Like This, Try That: Syrah Edition - IMBOLDN
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Syrah originated in France, but this dark-skinned varietal has logged some miles since it left the motherland. You can now find Syrah in Washington State, Chile, South Africa, New Zealand, California, Italy, Spain, Australia, and beyond, though you may well see it marketed as Shiraz (an Australian invention that is now used by a number of non-Australian producers, too). No matter what you call it, this grape is delicious both on its own and as part of a blend.

Back in it’s native France, Syrah is a Northern Rhone superstar. In fact, it’s the only red grape legally allowed in bottles from the AOC appellations of Hermitage and Cote Rotie. As for taste, Syrah in its purest form is an inky swirl of dark fruit, earth, spice, floral notes, pepper, anise, and mushrooms. Some people get whiffs of truffle, and it’s common to get both smoke and cured meat on those nose and palate. New World – “Shiraz” – versions tend to be more fruit forward while Old World Syrah brings the funk, but that’s not always the case.

If you’re already a lover of big, juicy Northern Rhone Syrah, you may be looking for an affordable alternative, and we’ve taken care of that below, but this list is also a great entry point for new Syrah drinkers who may want to taste their way around the world. And really, who wouldn’t?

Delas Hermitage ‘Les Bessards’, 2013

If you’re curious what top-level Rhone is all about, this is where you should start. The Delas Frères winery dates back more than 160 years, and that kind of history comes with a hefty reputation. Delas wines are known for their intensity and value – in other words, lots of bang for your buck, even if it costs more than a few bucks to play.

This particular bottle has racked up a barrel worth of acclaim. One taste and you’ll see why. If wine can be sexy, this is practically a centerfold. The perfume is almost as intoxicating as a pheromone spray: fresh floral notes flick past juicy dark berries, cherries, pepper, and salty-savory olive. The wine is big, bold, and full-bodied, with a dense, fleshy chew that reveals undercurrents of espresso and tobacco.

Drink it by the fire, surrounded by first-editions (or just Netflix and chill in style).

Local: M. Chapoutier Crozes Hermitage ‘Les Varonniers’, 2013

Okay, so $88 isn’t exactly cheap, but if you’d like a “sometimes wine” that packs a significant impact on your palate (and your guests) without causing irreparable damage to your wallet, this is an excellent pick.

Chapoutier is a Rhone Valley legend. The family is like local royalty; they’ve had vineyards in Rhone for centuries, and they’ve combined that history with innovate techniques that have helped push biodynamic winemaking into the modern age. Add to that a portfolio that includes the most 90+ rated wines in all of Rhone and you’ve got something truly special.

Critic Robert Parker describes Les Varonniers as “brilliant”, and it is. In the glass, the color of the wine graduates from deep rub to an intense purple, and the flavor has just as much depth. Expect layers of crazy juicy red and black fruit, licorice pepper, ash, and sweet vanilla. There’s also a fleck of granite that provides an intriguing juxtaposition to the wine’s jammier qualities. Scrumptious.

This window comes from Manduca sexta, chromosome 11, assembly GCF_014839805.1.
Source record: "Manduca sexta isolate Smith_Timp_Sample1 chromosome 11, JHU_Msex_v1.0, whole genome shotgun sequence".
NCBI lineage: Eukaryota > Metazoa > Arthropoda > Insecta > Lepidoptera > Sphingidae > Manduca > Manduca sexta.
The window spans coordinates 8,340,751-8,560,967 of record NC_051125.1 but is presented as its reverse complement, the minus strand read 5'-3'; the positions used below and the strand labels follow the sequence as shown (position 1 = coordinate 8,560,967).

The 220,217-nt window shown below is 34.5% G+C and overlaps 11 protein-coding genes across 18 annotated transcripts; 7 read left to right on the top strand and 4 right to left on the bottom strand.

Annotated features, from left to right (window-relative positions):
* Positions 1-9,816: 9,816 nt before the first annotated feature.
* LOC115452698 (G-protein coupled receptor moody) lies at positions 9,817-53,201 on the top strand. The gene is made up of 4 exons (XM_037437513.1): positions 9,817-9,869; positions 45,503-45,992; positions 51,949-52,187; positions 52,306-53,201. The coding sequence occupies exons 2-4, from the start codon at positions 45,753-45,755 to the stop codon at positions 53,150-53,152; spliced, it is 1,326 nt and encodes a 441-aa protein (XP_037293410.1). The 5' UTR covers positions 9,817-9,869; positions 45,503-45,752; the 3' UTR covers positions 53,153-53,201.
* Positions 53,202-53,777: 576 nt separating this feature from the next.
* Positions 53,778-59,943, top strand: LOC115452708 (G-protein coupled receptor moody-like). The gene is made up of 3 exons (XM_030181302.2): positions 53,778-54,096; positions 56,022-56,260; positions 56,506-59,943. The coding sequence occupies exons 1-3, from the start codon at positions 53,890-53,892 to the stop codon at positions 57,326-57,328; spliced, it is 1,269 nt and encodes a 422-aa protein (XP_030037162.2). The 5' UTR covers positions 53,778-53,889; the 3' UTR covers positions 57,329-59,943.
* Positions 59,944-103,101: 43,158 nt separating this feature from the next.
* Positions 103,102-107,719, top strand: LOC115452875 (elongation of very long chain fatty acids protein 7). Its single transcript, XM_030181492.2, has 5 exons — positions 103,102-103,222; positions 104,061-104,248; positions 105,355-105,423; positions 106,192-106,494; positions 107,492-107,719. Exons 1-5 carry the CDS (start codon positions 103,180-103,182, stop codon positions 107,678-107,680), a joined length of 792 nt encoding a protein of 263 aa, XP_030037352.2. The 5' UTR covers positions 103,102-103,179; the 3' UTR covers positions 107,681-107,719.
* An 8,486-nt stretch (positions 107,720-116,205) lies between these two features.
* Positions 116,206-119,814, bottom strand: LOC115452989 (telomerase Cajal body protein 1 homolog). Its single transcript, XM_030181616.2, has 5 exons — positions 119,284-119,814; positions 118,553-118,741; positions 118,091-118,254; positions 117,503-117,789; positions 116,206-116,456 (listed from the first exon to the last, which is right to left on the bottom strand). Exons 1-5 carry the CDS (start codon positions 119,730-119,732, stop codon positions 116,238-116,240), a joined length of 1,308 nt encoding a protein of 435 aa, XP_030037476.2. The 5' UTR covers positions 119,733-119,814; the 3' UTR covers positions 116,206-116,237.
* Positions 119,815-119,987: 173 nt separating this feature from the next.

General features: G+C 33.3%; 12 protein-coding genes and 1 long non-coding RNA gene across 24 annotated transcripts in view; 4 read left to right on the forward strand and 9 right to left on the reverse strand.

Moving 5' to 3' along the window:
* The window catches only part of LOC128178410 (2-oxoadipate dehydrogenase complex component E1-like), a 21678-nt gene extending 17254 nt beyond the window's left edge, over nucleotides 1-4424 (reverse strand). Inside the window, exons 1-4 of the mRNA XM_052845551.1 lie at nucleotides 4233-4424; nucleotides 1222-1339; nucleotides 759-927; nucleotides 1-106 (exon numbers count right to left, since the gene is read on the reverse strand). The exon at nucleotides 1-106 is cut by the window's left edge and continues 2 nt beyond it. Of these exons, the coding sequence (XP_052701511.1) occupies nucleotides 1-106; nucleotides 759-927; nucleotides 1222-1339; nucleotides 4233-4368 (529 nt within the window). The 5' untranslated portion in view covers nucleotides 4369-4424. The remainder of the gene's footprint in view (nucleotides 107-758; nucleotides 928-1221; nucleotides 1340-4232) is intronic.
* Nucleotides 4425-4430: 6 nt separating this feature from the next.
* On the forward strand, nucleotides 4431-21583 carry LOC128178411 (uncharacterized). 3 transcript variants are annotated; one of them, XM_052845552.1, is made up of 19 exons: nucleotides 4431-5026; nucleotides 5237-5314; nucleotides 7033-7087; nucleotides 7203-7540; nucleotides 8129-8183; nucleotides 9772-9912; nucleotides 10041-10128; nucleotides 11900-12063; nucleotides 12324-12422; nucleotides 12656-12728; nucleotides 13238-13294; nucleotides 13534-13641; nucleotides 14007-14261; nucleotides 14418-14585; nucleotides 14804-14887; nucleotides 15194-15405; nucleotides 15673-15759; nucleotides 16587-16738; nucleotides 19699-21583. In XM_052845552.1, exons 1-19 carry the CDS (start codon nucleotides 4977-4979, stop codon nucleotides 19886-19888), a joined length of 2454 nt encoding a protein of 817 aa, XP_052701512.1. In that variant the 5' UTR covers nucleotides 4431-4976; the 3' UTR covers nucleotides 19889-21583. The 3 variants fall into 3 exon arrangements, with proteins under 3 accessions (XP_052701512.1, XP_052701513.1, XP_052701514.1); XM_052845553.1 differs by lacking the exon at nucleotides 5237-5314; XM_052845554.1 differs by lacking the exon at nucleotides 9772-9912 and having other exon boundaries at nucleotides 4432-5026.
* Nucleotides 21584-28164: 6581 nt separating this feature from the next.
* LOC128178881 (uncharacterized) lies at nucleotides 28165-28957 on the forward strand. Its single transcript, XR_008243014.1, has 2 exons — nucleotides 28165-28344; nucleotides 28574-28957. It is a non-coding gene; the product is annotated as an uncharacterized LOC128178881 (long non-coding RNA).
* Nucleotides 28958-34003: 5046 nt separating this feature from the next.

A Little Far Flung: d’Arenberg ‘The Little Venice’ Single Vineyard Shiraz, 2010

Yeah, we know, another pricey pick, but Australian Shiraz at its best is simply mindblowing, and this truly is one of the best. The d’Arenberg estate is about 100 years old, but things are far from stale. The winery focuses on being different, on honoring tradition while still creating wines full of personality and that speak to both the magic of old vines and the character of the people behind the scenes.

Currants, plums, blueberries, cassis, pepper, brown sugar, vanilla, clay, mocha, olive, forest floor, truffles, limestone, baking spice – the list reads like a chef’s nightmare, but somehow these ingredients work together to create a sensory masterpiece. The finish is firm and lengthy but the initial sensation of ripe, juicy fruit is never lost.

The Little Venice is a wine that deserves a special place in your collection. You can enjoy its wild side now or cellar it until 2030 (or beyond) for a very important date – or a celebration for one. You choose.

Out There: Dunham Cellars Syrah, 2012

It’s a long way from Rhone to Washington, but Syrah has made the trek and it’s alive and well in its new locale. Dunham is a powerhouse in Washington and has been since it launched in 1995. They source their grapes from the state’s best growers and pay tons of attention to terroir – so basically it’s the French approach on American soil.

Except a much more jammy, fruit-forward version of Syrah. The plum and blueberry in this wine is pronounced and “juicy” has never been a more apt descriptor. Think warm, homemade jam sampled right from the pot. There’s even a hint of vanilla and orange zest, but lest you start thinking this is a little too sweet for your sophisticated palate, rest assured that there’s a bit of charcoal lurking in the depths to keep things grounded.

Like most great Syrah, this wine will age beautifully over the next few years, gaining even more finesse and balance along the way.